Search >>
Pulitzer Prize
Pulitzer Prize for Fiction
Pulitzer Prize for Biography
Pulitzer Prize for History
Pulitzer Prize for Nonfiction
National Book Critics Circle Award
National Book Critics Circle Award for Fiction
National Book Critics Circle Award for Biography
National Book Critics Circle Award for Nonfiction
National Book Award
National Book Award for Fiction
National Book Award for Nonfiction
Man Booker Prize
Man Booker Prize
New York Times Best Books
New York Times Best Fiction Books of the Year
New York Times Best Nonfiction Books of the Year
LA Times Book Prize
LA Times Book Prize for Fiction
TIME Magazine Best Books
TIME Magazine Best Fiction Books of the Year
TIME Magazine Best Nonfiction Books of the Year
Amazon.com Best Books
Amazon.com Best Books of the Year
ALA Notable Books
ALA Notable Books - Fiction
ALA Notable Books - Nonfiction
PEN/Faulkner Award
Pen/Faulkner Award
100 Best Novels
The Novel 100: The 100 Greatest Novels of All Time
Modern Library 100 Best Novels of the Century
FAW Best Books of the Year
Best Books of the Decade
Best Books of 2016
Best Books of 2015
Best Books of 2014
Best Books of 2013
Best Books of 2012
Best Books of 2011
Best Books of 2010
Best Books of 2009
Best Books of 2008
Best Books of 2007
Best Books of 2006
Best Books of 2005
Best Books of 2004
Best Books of 2003
Best Books of 2002
Best Books of 2001
Best Books of 2000
Best Books of 1999
Best Books of 1998
Best Books of 1997
Author Honors
New Yorker 20 Under 40 (2010)
New Yorker Twenty Best Young Fiction Writers in America (1999)
Granta Best of Young American Novelists (2007)
Granta Best of Young American Novelists (1996)
Granta Best of Young British Novelists (2003)
MacArthur Fellows in Fiction
National Book Foundation 5 Under 35

Reading the Holocaust
INGA CLENDINNEN

Reading the Holocaust by Inga Clendinnen
5 reviews (1999) (238p)
New York TimesĀ® Best Nonfiction Books

Visit this book's Amazon.com page >>


Book Description
The events of the Holocaust remain unthinkable to many men and women, as morally and intellectually baffling today as they were a half century ago. Inga Clendinnen seeks to dispel what she calls the "Gorgon effect:" the sickening of imagination and the draining of the will that afflict so many of us when we try to confront the horrors of this history. Clendinnen explores the experience of the Holocaust from both the victims' and the perpetrators' points of view. She discusses the remarkable survivor testimonies of writers such as Primo Levi and Charlotte Delbo, the vexing issue of "resistance" in the camps, and survivors' strategies for understanding the motivations of the Nazi leadership. She focuses an anthropologist's precise gaze on the actions of the murderers in the police battalions and among the SS in the camps. Finally she considers how the Holocaust has been portrayed in poetry, fiction, and film. A Prize-winning archaeologist, anthropologist and historian of ancient Mexican cultures, Inga Clendinnen has spent most of her teaching career at La Trobe University in Bundoora, Australia. Ambivalent Conquests: Maya and Spaniard in Yucatan (Cambridge, 1989) and Aztecs: An Interpretation (Cambridge, 1995) are two of her best-known scholarly works; Tiger's Eye: A Memoir, (Scribner, 2001) describes her battle against liver cancer.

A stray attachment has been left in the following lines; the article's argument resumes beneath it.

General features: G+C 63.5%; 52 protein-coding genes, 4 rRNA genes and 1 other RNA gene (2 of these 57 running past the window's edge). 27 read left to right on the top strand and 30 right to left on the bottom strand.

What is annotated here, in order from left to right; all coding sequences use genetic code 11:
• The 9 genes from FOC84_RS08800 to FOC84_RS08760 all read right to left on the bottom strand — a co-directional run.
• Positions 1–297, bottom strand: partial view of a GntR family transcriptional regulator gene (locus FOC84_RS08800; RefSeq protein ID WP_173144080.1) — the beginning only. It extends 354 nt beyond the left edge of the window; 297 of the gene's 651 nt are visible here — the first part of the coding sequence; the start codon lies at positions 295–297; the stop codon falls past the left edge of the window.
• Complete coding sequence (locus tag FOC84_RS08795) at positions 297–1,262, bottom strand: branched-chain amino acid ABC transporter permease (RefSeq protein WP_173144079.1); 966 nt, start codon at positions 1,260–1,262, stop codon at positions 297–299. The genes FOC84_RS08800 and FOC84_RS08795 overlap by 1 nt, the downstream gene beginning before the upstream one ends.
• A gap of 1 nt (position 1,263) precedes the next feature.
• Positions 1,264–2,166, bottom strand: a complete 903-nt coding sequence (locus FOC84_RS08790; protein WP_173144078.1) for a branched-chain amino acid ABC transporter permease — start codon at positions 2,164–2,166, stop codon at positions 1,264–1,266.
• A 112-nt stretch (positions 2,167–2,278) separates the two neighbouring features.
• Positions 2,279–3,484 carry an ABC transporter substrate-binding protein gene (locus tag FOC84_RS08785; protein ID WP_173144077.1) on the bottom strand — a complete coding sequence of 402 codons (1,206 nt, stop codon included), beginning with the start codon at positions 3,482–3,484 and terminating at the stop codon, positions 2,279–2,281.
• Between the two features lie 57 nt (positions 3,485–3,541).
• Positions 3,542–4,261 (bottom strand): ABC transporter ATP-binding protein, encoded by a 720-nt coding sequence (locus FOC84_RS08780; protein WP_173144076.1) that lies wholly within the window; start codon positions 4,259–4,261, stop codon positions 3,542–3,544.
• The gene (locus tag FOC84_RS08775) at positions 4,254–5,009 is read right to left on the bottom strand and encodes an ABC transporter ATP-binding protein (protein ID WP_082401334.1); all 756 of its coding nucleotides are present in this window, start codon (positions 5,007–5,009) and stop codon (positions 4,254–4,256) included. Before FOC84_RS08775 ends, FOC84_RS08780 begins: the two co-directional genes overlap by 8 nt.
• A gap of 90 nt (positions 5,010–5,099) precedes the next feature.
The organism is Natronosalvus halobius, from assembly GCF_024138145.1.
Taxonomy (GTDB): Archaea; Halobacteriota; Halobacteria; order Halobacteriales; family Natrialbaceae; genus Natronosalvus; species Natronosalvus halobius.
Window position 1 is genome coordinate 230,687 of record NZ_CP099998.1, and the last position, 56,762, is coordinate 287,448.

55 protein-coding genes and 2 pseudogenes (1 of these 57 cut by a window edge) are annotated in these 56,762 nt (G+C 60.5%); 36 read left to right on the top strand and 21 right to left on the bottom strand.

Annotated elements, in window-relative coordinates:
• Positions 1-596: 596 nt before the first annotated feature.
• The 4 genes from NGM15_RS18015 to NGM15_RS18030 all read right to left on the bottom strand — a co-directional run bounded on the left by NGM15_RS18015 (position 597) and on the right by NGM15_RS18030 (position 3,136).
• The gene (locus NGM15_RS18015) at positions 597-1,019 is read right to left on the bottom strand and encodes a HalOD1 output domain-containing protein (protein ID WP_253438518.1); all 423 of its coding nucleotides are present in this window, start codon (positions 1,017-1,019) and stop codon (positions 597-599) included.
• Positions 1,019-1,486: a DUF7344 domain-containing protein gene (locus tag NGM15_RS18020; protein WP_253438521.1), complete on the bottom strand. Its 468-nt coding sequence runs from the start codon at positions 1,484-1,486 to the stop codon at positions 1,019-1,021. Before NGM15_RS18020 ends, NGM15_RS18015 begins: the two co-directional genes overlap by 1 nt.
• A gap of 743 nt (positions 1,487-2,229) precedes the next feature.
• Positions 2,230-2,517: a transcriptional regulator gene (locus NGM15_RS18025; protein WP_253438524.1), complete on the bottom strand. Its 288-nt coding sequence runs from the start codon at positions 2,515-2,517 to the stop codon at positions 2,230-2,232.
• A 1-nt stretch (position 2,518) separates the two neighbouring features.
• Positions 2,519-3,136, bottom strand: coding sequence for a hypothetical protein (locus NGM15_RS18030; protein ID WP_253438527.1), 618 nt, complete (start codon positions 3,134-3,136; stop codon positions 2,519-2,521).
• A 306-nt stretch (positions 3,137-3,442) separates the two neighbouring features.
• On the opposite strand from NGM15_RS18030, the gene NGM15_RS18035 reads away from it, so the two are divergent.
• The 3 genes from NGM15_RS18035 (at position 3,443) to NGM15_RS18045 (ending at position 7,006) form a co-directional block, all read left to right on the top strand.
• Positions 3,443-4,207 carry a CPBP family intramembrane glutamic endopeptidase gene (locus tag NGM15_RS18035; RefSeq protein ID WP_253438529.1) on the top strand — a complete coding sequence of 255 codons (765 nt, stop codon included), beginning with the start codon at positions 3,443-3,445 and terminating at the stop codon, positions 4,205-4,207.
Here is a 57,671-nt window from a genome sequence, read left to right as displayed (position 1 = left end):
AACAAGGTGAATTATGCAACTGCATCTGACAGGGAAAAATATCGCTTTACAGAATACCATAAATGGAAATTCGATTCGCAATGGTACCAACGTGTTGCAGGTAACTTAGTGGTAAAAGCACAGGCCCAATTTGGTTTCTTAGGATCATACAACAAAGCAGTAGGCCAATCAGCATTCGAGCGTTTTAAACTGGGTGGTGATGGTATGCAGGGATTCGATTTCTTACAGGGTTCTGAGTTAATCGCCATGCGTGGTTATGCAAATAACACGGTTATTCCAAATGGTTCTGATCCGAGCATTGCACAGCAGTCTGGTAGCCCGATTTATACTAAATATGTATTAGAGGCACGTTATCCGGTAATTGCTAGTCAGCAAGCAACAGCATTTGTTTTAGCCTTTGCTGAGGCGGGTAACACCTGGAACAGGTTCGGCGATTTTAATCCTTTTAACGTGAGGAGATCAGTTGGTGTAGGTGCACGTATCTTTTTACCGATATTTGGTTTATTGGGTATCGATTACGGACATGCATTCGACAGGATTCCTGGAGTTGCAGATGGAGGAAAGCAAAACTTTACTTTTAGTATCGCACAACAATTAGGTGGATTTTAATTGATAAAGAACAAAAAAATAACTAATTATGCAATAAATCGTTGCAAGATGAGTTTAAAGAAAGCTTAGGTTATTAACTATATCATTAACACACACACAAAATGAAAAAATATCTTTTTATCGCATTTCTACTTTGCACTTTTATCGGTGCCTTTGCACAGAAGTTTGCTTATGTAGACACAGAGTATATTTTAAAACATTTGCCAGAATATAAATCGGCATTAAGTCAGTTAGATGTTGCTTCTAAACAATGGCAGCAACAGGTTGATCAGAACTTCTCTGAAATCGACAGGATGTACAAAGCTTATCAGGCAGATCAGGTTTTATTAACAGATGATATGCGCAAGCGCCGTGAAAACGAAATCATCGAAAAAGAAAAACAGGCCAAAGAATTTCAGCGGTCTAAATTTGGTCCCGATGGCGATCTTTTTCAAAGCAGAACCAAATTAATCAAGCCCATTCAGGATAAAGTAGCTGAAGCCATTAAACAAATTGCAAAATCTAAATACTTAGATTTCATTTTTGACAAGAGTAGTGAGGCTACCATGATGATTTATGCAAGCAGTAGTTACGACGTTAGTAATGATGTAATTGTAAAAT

Amazon.com Review
Decades after the end of World War II, the Holocaust remains as inexplicable and morbidly fascinating as ever. Countless books have been written about it--accounts of survivors, biographies of Hitler and his cronies, poetry and fiction informed by an event no poet or novelist could have imagined for him- or herself. Along with the deluge of responses to the horror, there have arisen two assumptions: first, that it was a unique event in world history; and, second, that it is impossible to understand the motivations of the Nazi perpetrators. Australian anthropologist Inga Clendinnen challenges both these suppositions in her controversial revisiting of the Holocaust.

It is understandable that earlier chroniclers (and survivors) of the Nazi genocide, such as Primo Levi and Elie Wiesel, would have difficulty approaching it with the scholar's objectivity or compulsion to examine all sides of the issue--indeed, in Levi's mind, trying to understand the motivations of the Nazis was tantamount to endorsing them. Clendinnen, an expert in ancient Mayan and Aztec cultures, carefully differentiates between comprehending one's subject and identifying with it. She suggests that only by understanding the minds behind the Final Solution--and not just Hitler and Himmler but the average man in the street and buck private in the army, as well--can we hope to place the Holocaust in historical context. The author divides her study into three parts: in the first (and perhaps most controversial), she discusses the problems inherent in eyewitness accounts; in the second, she examines Nazi psychology; and in the last section, she looks at artistic representations of the Holocaust. Throughout, she amply represents the views of important Holocaust commentators and the many theories that abound. Best of all, she does it in highly readable prose. Reading the Holocaust is a thoughtful, provocative look at an old and troubling question.


Inga Clendinnen Award Stats
Major Prize* Nominations 0  
Unique Books Nominated for a Major Prize* 0  
Pulitzer Prize Wins 0  
Pulitzer Prize Nominations 0  
National Book Critics Circle Award Wins 0  
National Book Critics Circle Award Nominations 0  
National Book Award Wins 0  
National Book Award Nominations 0  
Man Booker Prize Wins 0  
Man Booker Prize Nominations 0  
PEN/Faulkner Award Wins 0  
PEN/Faulkner Award Nominations 0  

*Major Prize = Pulitzer Prize, National Book Critics Circle Award, National Book Award, Man Booker Prize, and PEN/Faulkner Award

BACK

Pulitzer Prize | National Book Critics Circle Award | National Book Award | PEN/Faulkner Award | Man Booker Prize | Contact